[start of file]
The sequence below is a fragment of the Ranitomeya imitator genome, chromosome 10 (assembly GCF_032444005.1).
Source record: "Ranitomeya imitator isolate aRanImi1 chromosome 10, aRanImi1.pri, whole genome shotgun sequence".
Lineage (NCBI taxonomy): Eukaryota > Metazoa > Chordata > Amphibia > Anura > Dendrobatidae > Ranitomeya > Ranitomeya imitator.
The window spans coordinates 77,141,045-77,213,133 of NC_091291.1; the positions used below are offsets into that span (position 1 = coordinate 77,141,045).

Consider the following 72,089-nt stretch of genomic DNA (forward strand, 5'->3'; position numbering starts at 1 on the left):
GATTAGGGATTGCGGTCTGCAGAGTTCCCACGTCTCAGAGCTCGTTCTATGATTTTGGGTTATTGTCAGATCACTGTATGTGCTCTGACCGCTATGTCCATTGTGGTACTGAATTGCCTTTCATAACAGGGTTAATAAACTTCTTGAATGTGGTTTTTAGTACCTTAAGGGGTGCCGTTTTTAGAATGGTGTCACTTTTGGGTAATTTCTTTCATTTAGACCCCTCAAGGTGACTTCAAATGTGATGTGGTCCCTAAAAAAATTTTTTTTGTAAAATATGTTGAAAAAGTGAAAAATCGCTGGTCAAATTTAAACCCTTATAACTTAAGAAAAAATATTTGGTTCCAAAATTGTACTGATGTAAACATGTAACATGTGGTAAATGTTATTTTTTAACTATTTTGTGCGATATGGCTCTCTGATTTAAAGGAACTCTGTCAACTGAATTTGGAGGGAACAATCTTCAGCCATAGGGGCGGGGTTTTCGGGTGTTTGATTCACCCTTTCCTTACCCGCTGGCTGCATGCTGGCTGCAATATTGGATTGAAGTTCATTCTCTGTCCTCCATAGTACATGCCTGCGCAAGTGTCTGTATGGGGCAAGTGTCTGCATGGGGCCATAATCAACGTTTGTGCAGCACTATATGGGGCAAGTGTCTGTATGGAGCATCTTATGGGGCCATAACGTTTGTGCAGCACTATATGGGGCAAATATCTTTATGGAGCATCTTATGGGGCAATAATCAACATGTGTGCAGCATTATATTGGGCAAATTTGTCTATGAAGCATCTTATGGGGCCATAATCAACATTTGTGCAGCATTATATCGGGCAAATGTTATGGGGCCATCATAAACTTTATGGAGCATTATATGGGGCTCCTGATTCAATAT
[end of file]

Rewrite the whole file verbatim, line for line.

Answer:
The sequence below is a fragment of the Ranitomeya imitator genome, chromosome 10 (assembly GCF_032444005.1).
Source record: "Ranitomeya imitator isolate aRanImi1 chromosome 10, aRanImi1.pri, whole genome shotgun sequence".
Lineage (NCBI taxonomy): Eukaryota > Metazoa > Chordata > Amphibia > Anura > Dendrobatidae > Ranitomeya > Ranitomeya imitator.
The window spans coordinates 77,141,045-77,213,133 of NC_091291.1; the positions used below are offsets into that span (position 1 = coordinate 77,141,045).

Consider the following 72,089-nt stretch of genomic DNA (forward strand, 5'->3'; position numbering starts at 1 on the left):
GATTAGGGATTGCGGTCTGCAGAGTTCCCACGTCTCAGAGCTCGTTCTATGATTTTGGGTTATTGTCAGATCACTGTATGTGCTCTGACCGCTATGTCCATTGTGGTACTGAATTGCCTTTCATAACAGGGTTAATAAACTTCTTGAATGTGGTTTTTAGTACCTTAAGGGGTGCCGTTTTTAGAATGGTGTCACTTTTGGGTAATTTCTTTCATTTAGACCCCTCAAGGTGACTTCAAATGTGATGTGGTCCCTAAAAAAATTTTTTTTGTAAAATATGTTGAAAAAGTGAAAAATCGCTGGTCAAATTTAAACCCTTATAACTTAAGAAAAAATATTTGGTTCCAAAATTGTACTGATGTAAACATGTAACATGTGGTAAATGTTATTTTTTAACTATTTTGTGCGATATGGCTCTCTGATTTAAAGGAACTCTGTCAACTGAATTTGGAGGGAACAATCTTCAGCCATAGGGGCGGGGTTTTCGGGTGTTTGATTCACCCTTTCCTTACCCGCTGGCTGCATGCTGGCTGCAATATTGGATTGAAGTTCATTCTCTGTCCTCCATAGTACATGCCTGCGCAAGTGTCTGTATGGGGCAAGTGTCTGCATGGGGCCATAATCAACGTTTGTGCAGCACTATATGGGGCAAGTGTCTGTATGGAGCATCTTATGGGGCCATAACGTTTGTGCAGCACTATATGGGGCAAATATCTTTATGGAGCATCTTATGGGGCAATAATCAACATGTGTGCAGCATTATATTGGGCAAATTTGTCTATGAAGCATCTTATGGGGCCATAATCAACATTTGTGCAGCATTATATCGGGCAAATGTTATGGGGCCATCATAAACTTTATGGAGCATTATATGGGGCTCCTGATTCAATAT